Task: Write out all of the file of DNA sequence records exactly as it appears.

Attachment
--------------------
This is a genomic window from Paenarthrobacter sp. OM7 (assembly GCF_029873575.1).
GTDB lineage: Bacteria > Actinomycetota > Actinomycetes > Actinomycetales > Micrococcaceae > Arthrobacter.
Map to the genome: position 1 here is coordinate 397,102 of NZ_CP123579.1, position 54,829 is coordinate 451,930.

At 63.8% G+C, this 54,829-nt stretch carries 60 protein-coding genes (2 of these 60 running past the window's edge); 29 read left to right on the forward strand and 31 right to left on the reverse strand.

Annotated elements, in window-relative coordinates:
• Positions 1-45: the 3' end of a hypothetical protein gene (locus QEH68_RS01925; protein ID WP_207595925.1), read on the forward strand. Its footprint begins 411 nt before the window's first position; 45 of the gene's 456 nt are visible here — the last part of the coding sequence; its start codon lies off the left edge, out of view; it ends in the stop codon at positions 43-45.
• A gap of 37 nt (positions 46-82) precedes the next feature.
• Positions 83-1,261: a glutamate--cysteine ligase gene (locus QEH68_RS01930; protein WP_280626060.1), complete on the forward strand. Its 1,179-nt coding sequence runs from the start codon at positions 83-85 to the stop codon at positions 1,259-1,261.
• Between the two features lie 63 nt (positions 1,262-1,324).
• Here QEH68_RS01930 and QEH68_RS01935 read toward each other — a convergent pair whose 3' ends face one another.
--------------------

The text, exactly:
This is a genomic window from Paenarthrobacter sp. OM7 (assembly GCF_029873575.1).
GTDB lineage: Bacteria > Actinomycetota > Actinomycetes > Actinomycetales > Micrococcaceae > Arthrobacter.
Map to the genome: position 1 here is coordinate 397,102 of NZ_CP123579.1, position 54,829 is coordinate 451,930.

At 63.8% G+C, this 54,829-nt stretch carries 60 protein-coding genes (2 of these 60 running past the window's edge); 29 read left to right on the forward strand and 31 right to left on the reverse strand.

Annotated elements, in window-relative coordinates:
• Positions 1-45: the 3' end of a hypothetical protein gene (locus QEH68_RS01925; protein ID WP_207595925.1), read on the forward strand. Its footprint begins 411 nt before the window's first position; 45 of the gene's 456 nt are visible here — the last part of the coding sequence; its start codon lies off the left edge, out of view; it ends in the stop codon at positions 43-45.
• A gap of 37 nt (positions 46-82) precedes the next feature.
• Positions 83-1,261: a glutamate--cysteine ligase gene (locus QEH68_RS01930; protein WP_280626060.1), complete on the forward strand. Its 1,179-nt coding sequence runs from the start codon at positions 83-85 to the stop codon at positions 1,259-1,261.
• Between the two features lie 63 nt (positions 1,262-1,324).
• Here QEH68_RS01930 and QEH68_RS01935 read toward each other — a convergent pair whose 3' ends face one another.